Monday, 2 April 2012

Autism Awareness Month

I've noticed Autism has become more and more recognized in the years I've been on this planet. Everybody who has been to school has probably known other kids with "special needs" who are a bit different. Maybe a bit weird, lonely or abnormally quiet.

I do not wish to post personal stuff and big gory details about everything that's happened in my life, but I still have a lot to say... I think.

I am not writing this for attention or to jump on the bandwagon and say "oooh Autism awareness day let's get in on some fame or something cos it's like, the in-thing that everyone's talking about" Hence why I didn't post these nails on YouTube.

Trust in me when I say: I know EXACTLY what I'm talking about, and I'm deadly serious. I am writing this from the heart and with MUCH respect to anyone who may read it.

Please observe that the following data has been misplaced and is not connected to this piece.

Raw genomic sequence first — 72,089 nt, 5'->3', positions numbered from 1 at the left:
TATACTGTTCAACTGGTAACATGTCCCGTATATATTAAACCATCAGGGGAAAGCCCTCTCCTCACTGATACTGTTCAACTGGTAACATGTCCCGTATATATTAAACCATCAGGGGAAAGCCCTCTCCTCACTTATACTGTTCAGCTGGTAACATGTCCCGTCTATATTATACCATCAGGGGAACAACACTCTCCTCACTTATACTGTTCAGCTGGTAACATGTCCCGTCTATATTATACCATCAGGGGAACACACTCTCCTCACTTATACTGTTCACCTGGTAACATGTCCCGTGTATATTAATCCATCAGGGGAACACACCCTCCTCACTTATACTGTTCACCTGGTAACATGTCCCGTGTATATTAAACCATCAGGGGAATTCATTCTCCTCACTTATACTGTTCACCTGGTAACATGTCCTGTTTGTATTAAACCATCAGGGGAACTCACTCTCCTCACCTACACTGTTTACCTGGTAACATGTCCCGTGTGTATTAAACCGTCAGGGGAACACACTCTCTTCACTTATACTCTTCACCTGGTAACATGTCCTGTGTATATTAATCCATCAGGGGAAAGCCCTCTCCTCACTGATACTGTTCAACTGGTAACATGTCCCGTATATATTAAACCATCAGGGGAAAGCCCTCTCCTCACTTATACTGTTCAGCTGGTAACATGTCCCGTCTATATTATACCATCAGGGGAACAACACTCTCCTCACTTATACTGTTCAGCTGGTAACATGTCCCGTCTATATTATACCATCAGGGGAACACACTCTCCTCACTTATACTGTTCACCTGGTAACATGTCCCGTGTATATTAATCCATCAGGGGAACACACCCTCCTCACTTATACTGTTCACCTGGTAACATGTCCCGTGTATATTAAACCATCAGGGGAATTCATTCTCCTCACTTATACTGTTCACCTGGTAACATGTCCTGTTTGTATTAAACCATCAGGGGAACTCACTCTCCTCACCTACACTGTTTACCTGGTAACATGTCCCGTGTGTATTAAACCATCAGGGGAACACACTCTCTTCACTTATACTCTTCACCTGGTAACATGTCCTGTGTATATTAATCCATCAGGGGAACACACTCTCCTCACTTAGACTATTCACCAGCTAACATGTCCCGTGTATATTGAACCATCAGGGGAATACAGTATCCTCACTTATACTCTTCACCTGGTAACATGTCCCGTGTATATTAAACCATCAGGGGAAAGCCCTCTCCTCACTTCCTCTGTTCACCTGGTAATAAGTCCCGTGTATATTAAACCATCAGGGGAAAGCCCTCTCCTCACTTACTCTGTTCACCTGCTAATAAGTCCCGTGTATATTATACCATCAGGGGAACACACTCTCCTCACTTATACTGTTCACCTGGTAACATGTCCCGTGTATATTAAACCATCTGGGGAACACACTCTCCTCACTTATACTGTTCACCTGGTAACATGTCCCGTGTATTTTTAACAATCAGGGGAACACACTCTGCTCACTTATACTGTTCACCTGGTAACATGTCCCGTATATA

If you're aware of something and you understand it, you probably won't have a problem with it. Everybody at some point has something they don't know how to do. Everyone has struggled, or is maybe still struggling with some part of their life, or their mind in some way. Some have worse times than others. Everyone is so different, and that's why everyone is so great!

Autism is not a disease, nor is it contagious or curable. Some of the quiet, lonely kids you knew may have had Autism, or Aspergers. Aspergers is a mild form of Autism. Different people have it at different levels. It's really common in boys. A boarding school near where I lived ten years ago which was specifically for boys and girls on the Autistic spectrum had 45 boys and 7 girls. That's a huge difference.